No summary can do justice to the surreal intensity, both erotic and comic, with which Hawkes draws Vost’s adventures. Hawkes always eschewed conventional realism; his novels are instead patterned according to their own complex logic of impulse and ritual. Their settings are often imaginary or, at best, only obliquely related to real times and places—a counter-factual post-war Germany in The Cannibal, a gothic American Southwest in The Beetle Leg, or here, a nameless, decaying European city. (Rick Moody, in his introduction, assumes the city is in Eastern Europe, though nothing in the text confirms this.) In The Passion Artist, graveyard, prison, and the nameless city containing them are drawn together in a series of explicit equivalencies: the cemetery is said to be “like a replica of the city itself,” while “the degradation concealed within La Violaine was no different from that implicit in the city in which the prison thrived.”

Hawkes’s greatness rests, finally, in his style: a kind of controlled over-writing appropriate to the gothic fabulism of his content. The style emerges brilliantly in the novel’s strong opening paragraph:

Unlike most people, Konrad Vost had a personality that was clearly defined: above all he was precise in what he did and correct in what he said. But Konrad Vost was only a middle-aged man without distinction or power of any kind, so that to others these two most obtrusive qualities of his personality were all the more odious. And since Vost also possessed self-insight and understanding of the feelings of friends and family, such as they were, he too found odious the main qualities that were himself. But the joy of being always precise and always right was insurmountable, so that he detested himself fiercely yet could hardly change. At times he thought that he was like some military personage striding with feigned complacency down a broad avenue awash with urine.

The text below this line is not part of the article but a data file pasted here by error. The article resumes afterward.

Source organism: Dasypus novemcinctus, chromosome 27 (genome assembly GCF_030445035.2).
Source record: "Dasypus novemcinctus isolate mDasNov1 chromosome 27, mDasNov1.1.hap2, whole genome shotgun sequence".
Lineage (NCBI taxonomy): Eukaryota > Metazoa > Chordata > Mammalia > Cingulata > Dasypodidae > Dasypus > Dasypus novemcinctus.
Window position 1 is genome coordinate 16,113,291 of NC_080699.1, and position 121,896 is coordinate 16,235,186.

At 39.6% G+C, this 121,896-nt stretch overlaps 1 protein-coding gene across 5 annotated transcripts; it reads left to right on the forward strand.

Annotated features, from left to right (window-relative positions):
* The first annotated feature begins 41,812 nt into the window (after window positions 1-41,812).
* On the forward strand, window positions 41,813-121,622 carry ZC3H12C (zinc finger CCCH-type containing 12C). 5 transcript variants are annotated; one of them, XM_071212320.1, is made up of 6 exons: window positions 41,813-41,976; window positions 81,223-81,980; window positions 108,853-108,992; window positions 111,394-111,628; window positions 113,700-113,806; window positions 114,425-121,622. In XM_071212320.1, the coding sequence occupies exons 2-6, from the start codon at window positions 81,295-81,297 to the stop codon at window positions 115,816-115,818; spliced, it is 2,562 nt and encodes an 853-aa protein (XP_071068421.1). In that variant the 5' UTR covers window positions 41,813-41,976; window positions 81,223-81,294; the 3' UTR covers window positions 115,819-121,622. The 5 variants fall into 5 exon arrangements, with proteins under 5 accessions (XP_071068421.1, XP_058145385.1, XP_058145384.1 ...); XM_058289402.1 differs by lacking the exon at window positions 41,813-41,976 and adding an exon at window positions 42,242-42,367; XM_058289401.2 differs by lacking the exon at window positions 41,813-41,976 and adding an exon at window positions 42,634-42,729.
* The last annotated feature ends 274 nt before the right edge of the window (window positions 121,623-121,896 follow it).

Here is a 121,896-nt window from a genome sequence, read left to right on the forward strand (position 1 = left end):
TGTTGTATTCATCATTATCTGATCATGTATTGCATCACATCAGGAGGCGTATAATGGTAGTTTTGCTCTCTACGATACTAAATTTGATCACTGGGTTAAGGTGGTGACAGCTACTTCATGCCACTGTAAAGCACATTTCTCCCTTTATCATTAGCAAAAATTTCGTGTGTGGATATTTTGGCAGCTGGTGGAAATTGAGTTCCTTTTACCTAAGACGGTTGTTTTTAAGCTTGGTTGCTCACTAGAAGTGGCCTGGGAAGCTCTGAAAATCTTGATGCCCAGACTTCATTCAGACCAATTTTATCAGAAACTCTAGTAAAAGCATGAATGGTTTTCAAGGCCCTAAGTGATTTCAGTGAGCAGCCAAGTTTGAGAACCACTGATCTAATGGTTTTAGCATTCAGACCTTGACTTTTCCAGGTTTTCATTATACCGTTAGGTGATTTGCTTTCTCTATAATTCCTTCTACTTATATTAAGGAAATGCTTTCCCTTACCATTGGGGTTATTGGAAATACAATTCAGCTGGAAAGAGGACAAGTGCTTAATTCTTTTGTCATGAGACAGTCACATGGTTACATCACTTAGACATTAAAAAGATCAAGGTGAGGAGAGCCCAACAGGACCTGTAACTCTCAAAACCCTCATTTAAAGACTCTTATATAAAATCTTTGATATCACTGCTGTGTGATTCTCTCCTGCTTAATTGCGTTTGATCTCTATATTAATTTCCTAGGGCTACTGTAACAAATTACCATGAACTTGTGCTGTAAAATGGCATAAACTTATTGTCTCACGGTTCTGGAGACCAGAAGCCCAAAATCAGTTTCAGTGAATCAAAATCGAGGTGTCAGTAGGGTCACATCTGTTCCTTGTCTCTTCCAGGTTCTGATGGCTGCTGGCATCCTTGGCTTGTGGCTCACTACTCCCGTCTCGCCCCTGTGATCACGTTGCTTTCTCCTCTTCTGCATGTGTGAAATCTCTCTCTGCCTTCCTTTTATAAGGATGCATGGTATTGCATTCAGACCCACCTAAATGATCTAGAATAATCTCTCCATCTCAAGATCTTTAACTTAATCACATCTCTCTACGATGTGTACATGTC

That concluding sentence is pure Hawkes: mysterious, pungently evocative, not entirely legible, and faintly disgusting. Most of Hawkes’s work is in the first-person, but in The Passion Artist he forges a third-person voice notable for the extremely slippery boundary between narrator and character; this is free indirect style with a vengeance, as if the contaminating personality of Konrad Vost has infected all language, all narrative description, the very weight and rhythm of words.

The Passion Artist might be thought of as a psychosexual fable, a hallucinatory allegory about misogyny and sexual trauma, with Konrad Vost as both cruel victimizer and hapless victim. Much of the book’s most disturbing, and also funniest (the two are often intertwined in Hawkes) material consists of flashbacks to Vost’s troubled childhood. After his father was killed and his mother imprisoned, the young Konrad Vost finds himself in an orphanage run by an alcoholic old woman. Though Vost, at first, is quite happy in the orphanage, his troubles begin when the old woman catches him inspecting the genitals of a stabled female horse: enter the immortal line, “So, little Konrad Vost, you have shamed the horse!” Things go downhill from here: Vost suffers an equine golden shower, he’s sexually molested by the old woman, he is prevented from making love to a fellow orphaned girl by a swarm of bees… The Passion Artist is a Freudian fairy-tale, an ever-expanding primal scene in which discovery, disgust, shame, arousal, and prohibition wreak their endless havoc.

A Freudian fairy-tale, but also a Freudian parody, or a parodic version of Freudian logic. Much of the humor of Hawkes’s work depends on the carefully calibrated overstatement with which he manages his frequently grotesque visions. In The Passion Artist, Hawkes’s deliberate excesses are both viscerally disturbing and undeniably amusing. Like the pleasures of his prose itself—a prose that flirts with but rarely succumbs to purpleness—Hawkes’s genius lies in its sculptured excess.

Len Gutkin lives in New Haven, CT, where he is studying for his PhD at Yale.